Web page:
The Internet offers a cost effective measurable channel on which to promote your business that for the first time gives accountability to your advertising spend. When Google holds 90% of the search engine market share in the Australian market; total advertising revenue in digital media soaring by 42% to $1.44 billion (BRW, Digital Generation, February 28-April 2, 2008) and with an increasing percentage of Australians using the search engines to research their future purchase decisions, one wonders how businesses can still question the validity of search engine optimisation.
Consider your own search patterns when deciding if it is ‘good enough’ to be in the 2nd or 3rd pages of Google? How often do you go past the first? The fundamental question that all business owners should ask themselves, is how much does lack of access to new customers limit the growth of their business?
Choosing an SEO company and ongoing strategy for your business…
Approaching the Web Design Process
When you build a website you spend weeks & months preparing the design, content and the technical features right? You test the website’s navigation to ensure that there are no errors and use unbiased feedback to remove all design and content flaws. You ensure that at the end of the process you have an aesthetically pleasing result which will drive business revenue. Then, once the website is ready and live, you wait for the traffic to start pouring in, but when this does not happen, you then, start thinking about strategies to drive traffic to your website.
And then Search Engine Optimisation
The real question when you reach this step, is why are you only thinking about it when your website is online and not delivering the results you had dreamed it would. For too many businesses, driving traffic (that will convert) to their website is a consideration that comes into the mix far too late in the business plan. When it is an afterthought, it is not given its due consideration, the right budget allocation, nor is the required timeframe allocated because you are thinking about it when your website is live, and once the site is live you want results, now, so you have not planned into the 6-12 month timeframe generally required to begin delivering strong front page Google results.
Things get even more complicated when you wish to be found locally in foreign markets, so you expect to find your website in Google New Zealand (.co.nz) or perhaps Google UK (.co.uk), not realising the complexities involved in the way in which Google registers a website and then indexes it. If Google considers your website to be an Australian business, found locally in (.com.au), it is not going to automatically index you in all the other local Google engines because you wish to operate in those markets.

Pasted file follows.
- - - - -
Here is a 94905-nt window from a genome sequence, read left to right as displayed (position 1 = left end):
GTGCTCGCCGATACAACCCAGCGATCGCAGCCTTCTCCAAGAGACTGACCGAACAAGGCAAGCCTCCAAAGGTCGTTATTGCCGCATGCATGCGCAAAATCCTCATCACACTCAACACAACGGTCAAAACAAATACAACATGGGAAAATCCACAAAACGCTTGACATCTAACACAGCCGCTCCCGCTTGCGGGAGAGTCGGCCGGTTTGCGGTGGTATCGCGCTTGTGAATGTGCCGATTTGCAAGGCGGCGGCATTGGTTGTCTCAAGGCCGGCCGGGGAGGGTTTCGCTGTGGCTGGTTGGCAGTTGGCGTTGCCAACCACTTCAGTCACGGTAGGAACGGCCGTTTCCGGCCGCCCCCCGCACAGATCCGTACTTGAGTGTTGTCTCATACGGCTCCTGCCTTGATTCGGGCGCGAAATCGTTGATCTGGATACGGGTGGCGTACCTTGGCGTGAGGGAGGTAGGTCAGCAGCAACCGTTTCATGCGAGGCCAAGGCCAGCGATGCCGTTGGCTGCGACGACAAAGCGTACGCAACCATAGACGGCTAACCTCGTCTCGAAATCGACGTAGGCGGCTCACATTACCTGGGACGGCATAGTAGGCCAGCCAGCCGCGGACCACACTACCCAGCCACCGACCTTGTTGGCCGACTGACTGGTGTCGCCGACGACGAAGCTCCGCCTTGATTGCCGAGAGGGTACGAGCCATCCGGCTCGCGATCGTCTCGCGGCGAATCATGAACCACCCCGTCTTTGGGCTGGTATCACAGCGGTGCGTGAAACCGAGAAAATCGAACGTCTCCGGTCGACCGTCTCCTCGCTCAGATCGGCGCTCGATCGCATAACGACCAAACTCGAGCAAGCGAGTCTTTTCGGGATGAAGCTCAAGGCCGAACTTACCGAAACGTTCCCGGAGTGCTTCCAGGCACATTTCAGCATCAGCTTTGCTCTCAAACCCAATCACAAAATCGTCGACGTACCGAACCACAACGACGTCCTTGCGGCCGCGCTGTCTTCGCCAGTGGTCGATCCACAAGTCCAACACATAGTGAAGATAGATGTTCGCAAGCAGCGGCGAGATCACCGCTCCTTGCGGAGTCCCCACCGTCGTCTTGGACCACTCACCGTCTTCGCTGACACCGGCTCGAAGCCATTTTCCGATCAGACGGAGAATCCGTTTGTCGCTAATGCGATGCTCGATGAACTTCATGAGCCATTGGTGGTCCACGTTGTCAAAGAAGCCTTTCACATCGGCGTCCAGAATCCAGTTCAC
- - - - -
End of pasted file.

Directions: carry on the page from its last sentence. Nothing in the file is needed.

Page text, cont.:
The website traffic element should be one of the primary considerations within the initial business plan, and a search engine optimisation (SEO) company should be commissioned prior to the website design & build, because even if the SEO company will not be designing the website, they will be able to advise you on the strategies to maximise your website’s position in the search engines. Further to this, a search engine optimisation strategy can commence as soon as the domain name has been registered and the ground work can be started, so that once your website is live, the timeframe required to achieve first page Google rankings is significantly minimised.
Setting up your website without thinking about how to drive traffic to it is like opening a retail outlet without providing the address. Co-ordinating the build & design process with the search engine optimisation strategy is critical to prevent incurring unnecessary costs or blowing out wasted timeframes that could be spent on more effective revenue building activities. Before you commence the design of your website, it is important to speak with a search engine optimisation strategist who will be able to outline the best online strategy. In the highly dynamic, fast paced online space, there is nothing more expensive in business than catch-up.